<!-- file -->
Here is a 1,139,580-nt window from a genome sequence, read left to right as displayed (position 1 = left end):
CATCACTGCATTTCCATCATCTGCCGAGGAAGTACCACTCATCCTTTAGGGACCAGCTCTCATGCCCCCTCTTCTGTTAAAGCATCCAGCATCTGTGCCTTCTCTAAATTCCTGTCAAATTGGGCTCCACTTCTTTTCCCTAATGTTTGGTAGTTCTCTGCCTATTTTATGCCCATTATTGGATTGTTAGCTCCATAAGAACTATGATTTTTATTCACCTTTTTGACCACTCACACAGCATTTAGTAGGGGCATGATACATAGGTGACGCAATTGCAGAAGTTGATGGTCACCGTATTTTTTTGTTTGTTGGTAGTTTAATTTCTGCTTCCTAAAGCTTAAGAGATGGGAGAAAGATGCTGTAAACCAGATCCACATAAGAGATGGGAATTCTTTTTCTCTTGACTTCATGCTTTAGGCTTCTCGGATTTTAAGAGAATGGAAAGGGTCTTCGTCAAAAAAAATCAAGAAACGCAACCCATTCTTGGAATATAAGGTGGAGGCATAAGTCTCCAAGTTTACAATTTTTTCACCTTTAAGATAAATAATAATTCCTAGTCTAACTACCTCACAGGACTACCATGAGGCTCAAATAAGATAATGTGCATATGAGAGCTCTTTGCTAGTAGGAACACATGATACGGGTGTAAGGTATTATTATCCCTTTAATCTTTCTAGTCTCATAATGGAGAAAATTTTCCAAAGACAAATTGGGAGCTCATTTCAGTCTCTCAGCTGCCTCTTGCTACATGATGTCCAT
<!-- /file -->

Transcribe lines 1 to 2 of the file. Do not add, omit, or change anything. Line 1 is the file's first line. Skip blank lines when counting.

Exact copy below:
Here is a 1,139,580-nt window from a genome sequence, read left to right as displayed (position 1 = left end):
CATCACTGCATTTCCATCATCTGCCGAGGAAGTACCACTCATCCTTTAGGGACCAGCTCTCATGCCCCCTCTTCTGTTAAAGCATCCAGCATCTGTGCCTTCTCTAAATTCCTGTCAAATTGGGCTCCACTTCTTTTCCCTAATGTTTGGTAGTTCTCTGCCTATTTTATGCCCATTATTGGATTGTTAGCTCCATAAGAACTATGATTTTTATTCACCTTTTTGACCACTCACACAGCATTTAGTAGGGGCATGATACATAGGTGACGCAATTGCAGAAGTTGATGGTCACCGTATTTTTTTGTTTGTTGGTAGTTTAATTTCTGCTTCCTAAAGCTTAAGAGATGGGAGAAAGATGCTGTAAACCAGATCCACATAAGAGATGGGAATTCTTTTTCTCTTGACTTCATGCTTTAGGCTTCTCGGATTTTAAGAGAATGGAAAGGGTCTTCGTCAAAAAAAATCAAGAAACGCAACCCATTCTTGGAATATAAGGTGGAGGCATAAGTCTCCAAGTTTACAATTTTTTCACCTTTAAGATAAATAATAATTCCTAGTCTAACTACCTCACAGGACTACCATGAGGCTCAAATAAGATAATGTGCATATGAGAGCTCTTTGCTAGTAGGAACACATGATACGGGTGTAAGGTATTATTATCCCTTTAATCTTTCTAGTCTCATAATGGAGAAAATTTTCCAAAGACAAATTGGGAGCTCATTTCAGTCTCTCAGCTGCCTCTTGCTACATGATGTCCAT